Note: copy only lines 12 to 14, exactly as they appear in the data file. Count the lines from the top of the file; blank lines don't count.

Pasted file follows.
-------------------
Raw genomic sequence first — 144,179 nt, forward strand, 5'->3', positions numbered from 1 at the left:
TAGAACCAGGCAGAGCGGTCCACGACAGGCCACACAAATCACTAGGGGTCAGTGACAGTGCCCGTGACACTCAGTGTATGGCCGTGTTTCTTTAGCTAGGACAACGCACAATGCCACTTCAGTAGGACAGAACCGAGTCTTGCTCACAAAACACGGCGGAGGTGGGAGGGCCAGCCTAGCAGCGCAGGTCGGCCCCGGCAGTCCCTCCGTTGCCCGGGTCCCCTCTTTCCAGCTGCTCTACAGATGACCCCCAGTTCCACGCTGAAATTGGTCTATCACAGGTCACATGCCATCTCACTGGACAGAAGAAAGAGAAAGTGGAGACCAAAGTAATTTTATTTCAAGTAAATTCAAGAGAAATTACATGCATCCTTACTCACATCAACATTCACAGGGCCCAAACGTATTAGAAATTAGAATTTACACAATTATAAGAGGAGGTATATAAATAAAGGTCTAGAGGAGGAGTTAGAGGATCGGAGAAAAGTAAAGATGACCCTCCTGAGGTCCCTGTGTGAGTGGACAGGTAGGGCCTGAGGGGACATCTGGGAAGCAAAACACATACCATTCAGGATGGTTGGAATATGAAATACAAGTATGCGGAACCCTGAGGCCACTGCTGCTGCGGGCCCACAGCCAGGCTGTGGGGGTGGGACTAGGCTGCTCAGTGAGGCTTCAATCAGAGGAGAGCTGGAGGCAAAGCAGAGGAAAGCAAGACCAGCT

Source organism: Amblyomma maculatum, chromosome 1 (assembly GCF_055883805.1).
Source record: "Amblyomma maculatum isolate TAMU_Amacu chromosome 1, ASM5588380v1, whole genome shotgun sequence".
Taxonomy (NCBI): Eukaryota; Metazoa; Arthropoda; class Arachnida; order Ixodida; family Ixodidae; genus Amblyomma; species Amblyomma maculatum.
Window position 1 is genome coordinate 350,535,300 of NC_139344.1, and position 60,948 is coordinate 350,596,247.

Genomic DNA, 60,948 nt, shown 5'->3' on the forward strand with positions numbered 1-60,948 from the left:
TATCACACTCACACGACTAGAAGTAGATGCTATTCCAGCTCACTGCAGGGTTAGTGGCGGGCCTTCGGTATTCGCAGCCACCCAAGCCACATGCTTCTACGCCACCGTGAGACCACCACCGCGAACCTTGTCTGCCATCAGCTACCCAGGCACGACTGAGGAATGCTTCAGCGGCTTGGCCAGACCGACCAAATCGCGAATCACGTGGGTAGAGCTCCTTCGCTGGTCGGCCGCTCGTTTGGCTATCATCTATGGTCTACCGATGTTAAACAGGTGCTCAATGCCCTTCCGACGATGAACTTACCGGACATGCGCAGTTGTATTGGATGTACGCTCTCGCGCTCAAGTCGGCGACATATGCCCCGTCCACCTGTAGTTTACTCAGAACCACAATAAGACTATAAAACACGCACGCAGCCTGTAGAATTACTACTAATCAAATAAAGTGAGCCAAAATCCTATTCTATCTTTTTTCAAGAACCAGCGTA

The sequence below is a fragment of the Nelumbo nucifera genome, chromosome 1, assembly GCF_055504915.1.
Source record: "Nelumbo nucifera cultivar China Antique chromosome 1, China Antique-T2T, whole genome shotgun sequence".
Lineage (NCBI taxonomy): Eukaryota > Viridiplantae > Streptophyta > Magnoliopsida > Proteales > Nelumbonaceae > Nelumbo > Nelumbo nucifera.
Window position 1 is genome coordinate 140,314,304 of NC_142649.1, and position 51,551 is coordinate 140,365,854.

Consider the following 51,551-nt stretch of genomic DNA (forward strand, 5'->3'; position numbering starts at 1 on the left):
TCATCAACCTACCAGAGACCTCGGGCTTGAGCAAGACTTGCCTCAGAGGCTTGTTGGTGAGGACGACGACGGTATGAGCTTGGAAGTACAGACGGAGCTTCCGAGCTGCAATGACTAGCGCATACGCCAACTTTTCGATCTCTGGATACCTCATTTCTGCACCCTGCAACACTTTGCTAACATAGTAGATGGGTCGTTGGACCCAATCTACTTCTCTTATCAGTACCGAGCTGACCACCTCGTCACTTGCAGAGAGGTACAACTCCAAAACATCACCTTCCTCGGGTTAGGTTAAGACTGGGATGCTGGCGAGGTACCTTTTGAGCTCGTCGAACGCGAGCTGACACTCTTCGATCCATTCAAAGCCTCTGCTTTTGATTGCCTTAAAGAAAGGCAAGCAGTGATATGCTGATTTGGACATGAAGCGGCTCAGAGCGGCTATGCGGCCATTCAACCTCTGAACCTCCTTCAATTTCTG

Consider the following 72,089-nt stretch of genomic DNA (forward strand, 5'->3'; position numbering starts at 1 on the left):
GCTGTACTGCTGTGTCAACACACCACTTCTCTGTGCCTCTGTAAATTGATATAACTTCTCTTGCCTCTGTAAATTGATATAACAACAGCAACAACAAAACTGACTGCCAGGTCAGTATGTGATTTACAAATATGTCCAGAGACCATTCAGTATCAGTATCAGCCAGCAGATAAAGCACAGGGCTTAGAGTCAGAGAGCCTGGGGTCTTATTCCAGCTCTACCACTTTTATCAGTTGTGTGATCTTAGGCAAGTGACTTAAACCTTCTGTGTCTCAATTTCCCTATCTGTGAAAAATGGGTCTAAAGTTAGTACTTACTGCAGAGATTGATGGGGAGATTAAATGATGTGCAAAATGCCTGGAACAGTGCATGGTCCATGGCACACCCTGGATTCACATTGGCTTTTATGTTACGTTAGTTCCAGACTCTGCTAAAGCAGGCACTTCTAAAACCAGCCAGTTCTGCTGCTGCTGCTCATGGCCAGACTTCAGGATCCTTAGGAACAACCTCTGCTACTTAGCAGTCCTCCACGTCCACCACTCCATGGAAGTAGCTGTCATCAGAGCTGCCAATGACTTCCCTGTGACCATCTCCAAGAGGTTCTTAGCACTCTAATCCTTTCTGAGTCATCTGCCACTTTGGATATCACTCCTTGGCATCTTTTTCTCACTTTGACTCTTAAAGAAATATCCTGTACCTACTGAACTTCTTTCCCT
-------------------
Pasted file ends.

Window position 1 is genome coordinate 140,314,304 of NC_142649.1, and position 51,551 is coordinate 140,365,854.

Consider the following 51,551-nt stretch of genomic DNA (forward strand, 5'->3'; position numbering starts at 1 on the left):
TCATCAACCTACCAGAGACCTCGGGCTTGAGCAAGACTTGCCTCAGAGGCTTGTTGGTGAGGACGACGACGGTATGAGCTTGGAAGTACAGACGGAGCTTCCGAGCTGCAATGACTAGCGCATACGCCAACTTTTCGATCTCTGGATACCTCATTTCTGCACCCTGCAACACTTTGCTAACATAGTAGATGGGTCGTTGGACCCAATCTACTTCTCTTATCAGTACCGAGCTGACCACCTCGTCACTTGCAGAGAGGTACAACTCCAAAACATCACCTTCCTCGGGTTAGGTTAAGACTGGGATGCTGGCGAGGTACCTTTTGAGCTCGTCGAACGCGAGCTGACACTCTTCGATCCATTCAAAGCCTCTGCTTTTGATTGCCTTAAAGAAAGGCAAGCAGTGATATGCTGATTTGGACATGAAGCGGCTCAGAGCGGCTATGCGGCCATTCAACCTCTGAACCTCCTTCAATTTCTG